SINGAPORE (BLOOMBERG) - Singapore is introducing new payments legislation that offers global cryptocurrency firms a chance to expand their operations in the country by applying for operating licences for the first time.
The Payment Services Act, which came into force on Tuesday (Jan 28), is the first comprehensive regulation for companies handling activities ranging from digital payments to trading of tokens such as Bitcoin and Ether. The aim is to safeguard against money laundering and terrorism financing, as well as strengthen consumer protection, cyber security and promote confidence in the use of e-payments.
The Act brings providers of digital payment token services, more commonly known as cryptocurrency dealing or exchange services, into the regulatory fold under the ambit of the Monetary Authority of Singapore (MAS).
This narrows the gap with Japan, currently a major Asian centre for cryptocurrency trading after 22 exchanges received licences there since 2017. Increased investor interest in digital tokens has encouraged several regulators around the world to bring the venues under their scrutiny, especially for money laundering and other illicit activities.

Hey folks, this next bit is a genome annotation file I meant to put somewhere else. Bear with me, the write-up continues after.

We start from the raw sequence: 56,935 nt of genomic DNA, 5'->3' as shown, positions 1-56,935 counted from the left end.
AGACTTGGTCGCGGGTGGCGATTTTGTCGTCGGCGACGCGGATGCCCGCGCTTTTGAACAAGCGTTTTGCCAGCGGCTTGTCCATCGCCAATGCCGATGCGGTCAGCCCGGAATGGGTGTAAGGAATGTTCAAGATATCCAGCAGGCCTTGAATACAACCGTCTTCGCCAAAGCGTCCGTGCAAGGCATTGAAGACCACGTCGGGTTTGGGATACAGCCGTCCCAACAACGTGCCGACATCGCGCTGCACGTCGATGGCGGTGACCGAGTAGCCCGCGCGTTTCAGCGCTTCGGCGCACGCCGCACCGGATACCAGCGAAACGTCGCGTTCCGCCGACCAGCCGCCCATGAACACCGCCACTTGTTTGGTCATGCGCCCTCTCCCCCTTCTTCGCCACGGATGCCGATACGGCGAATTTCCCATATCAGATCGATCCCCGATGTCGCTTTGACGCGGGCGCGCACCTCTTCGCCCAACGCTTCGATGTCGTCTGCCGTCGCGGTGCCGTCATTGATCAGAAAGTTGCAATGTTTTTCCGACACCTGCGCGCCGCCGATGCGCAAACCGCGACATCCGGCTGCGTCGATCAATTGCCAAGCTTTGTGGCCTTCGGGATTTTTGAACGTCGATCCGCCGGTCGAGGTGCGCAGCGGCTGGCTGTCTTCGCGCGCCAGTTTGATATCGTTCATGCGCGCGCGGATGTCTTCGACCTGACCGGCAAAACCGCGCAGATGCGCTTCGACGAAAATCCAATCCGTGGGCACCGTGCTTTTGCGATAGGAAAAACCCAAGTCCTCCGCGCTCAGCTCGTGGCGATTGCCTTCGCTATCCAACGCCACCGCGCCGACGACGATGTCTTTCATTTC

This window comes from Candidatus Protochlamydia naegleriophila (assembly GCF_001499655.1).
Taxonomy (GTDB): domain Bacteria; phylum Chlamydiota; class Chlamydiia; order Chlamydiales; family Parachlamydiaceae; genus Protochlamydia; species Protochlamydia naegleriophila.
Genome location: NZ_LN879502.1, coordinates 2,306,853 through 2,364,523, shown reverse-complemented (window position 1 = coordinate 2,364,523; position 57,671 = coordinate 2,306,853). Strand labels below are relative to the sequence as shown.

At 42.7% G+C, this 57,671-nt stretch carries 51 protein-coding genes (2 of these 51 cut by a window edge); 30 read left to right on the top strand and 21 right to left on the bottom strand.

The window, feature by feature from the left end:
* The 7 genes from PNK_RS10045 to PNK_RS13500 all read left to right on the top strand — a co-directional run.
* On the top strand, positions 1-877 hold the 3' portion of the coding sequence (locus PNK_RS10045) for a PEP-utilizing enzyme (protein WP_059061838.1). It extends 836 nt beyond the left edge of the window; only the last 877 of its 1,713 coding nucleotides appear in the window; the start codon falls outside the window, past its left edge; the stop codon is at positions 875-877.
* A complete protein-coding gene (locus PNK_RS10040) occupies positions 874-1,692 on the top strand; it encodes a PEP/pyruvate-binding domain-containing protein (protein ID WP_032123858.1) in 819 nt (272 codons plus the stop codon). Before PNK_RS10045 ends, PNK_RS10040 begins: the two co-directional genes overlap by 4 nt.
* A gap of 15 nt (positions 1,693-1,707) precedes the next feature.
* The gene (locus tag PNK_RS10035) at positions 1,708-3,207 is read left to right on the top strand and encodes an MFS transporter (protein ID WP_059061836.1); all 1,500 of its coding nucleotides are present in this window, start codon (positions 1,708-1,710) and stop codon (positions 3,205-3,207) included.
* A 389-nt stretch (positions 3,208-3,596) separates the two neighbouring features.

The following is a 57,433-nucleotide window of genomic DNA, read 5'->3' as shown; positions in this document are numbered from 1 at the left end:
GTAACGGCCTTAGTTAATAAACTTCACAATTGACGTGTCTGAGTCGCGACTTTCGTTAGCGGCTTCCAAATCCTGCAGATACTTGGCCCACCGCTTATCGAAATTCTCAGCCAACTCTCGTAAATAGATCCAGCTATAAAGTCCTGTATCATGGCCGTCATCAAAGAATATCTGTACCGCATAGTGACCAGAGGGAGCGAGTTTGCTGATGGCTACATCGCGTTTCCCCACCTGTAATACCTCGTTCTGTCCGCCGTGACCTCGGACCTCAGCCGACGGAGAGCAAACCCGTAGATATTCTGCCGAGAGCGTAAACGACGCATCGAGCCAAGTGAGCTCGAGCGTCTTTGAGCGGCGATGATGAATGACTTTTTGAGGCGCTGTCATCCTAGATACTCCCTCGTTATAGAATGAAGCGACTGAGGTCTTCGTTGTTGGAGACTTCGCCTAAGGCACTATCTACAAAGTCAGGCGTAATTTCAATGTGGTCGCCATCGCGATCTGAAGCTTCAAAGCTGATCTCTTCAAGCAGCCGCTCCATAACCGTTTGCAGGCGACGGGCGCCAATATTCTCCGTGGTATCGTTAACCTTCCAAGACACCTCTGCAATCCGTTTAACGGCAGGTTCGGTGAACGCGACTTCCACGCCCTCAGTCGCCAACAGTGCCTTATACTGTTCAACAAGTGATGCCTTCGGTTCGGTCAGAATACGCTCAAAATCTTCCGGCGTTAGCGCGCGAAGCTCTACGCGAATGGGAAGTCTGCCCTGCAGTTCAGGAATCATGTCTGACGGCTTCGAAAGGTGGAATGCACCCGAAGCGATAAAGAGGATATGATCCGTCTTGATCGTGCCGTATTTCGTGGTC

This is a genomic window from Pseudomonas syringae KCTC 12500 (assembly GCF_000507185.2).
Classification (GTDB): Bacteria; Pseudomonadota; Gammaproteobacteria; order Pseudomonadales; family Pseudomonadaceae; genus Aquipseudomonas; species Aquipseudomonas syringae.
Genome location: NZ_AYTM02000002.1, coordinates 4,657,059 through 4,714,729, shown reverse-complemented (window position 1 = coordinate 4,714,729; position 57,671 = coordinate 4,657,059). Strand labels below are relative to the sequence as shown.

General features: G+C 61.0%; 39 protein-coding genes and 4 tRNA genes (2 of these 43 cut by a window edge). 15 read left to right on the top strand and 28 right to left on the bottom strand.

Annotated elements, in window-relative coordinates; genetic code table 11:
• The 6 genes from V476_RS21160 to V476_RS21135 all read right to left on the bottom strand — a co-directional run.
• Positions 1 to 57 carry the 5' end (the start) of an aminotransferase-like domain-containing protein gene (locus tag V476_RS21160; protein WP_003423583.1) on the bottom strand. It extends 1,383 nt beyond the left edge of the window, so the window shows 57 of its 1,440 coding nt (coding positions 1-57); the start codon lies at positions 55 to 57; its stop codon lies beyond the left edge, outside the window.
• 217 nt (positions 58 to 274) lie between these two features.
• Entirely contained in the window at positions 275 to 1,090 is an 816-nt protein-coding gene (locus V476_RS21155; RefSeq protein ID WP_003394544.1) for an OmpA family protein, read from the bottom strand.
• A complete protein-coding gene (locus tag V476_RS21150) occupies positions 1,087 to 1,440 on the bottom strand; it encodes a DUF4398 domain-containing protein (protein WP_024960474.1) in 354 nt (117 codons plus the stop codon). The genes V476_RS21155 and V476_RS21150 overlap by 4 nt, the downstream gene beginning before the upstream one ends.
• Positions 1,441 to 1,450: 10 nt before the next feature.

The key advantage of Singapore's new legislation is providing regulatory clarity on new types of payments activities such as e-wallets and cryptocurrency exchanges, according to Nizam Ismail, the founder and chief executive officer of Ethikom Consultancy, which helps potential applicants with licensing and compliance issues.
Tokyo-based crypto exchange operator Liquid Group Inc and London-based Luno, which already operate in Singapore, are among the firms planning to apply for the licences. "We welcome the Act with open arms," said Liquid's CEO Mike Kayamori. The firm will apply via its local Quoine Pte subsidiary.
The legislation "provides regulatory certainty to industry players but, more importantly, it provides consumers with a clear sense of the players they can trust", said Luno's Singapore general manager Sherry Goh. Luno obtained an operating licence in Malaysia last year.
Twenty of the top 50 crypto exchanges are based in the Asia-Pacific region and accounted for about 40 per cent of Bitcoin transactions in the first half of last year, according to Chainalysis data.
Binance Holdings Ltd, operator of one of the world's largest crypto exchanges, has an office in Singapore and is backed by Vertex Venture Holdings, the venture capital arm of Temasek Holdings. Kathy Zhu, a Binance spokesman, declined to comment on whether the firm will seek a Singapore licence.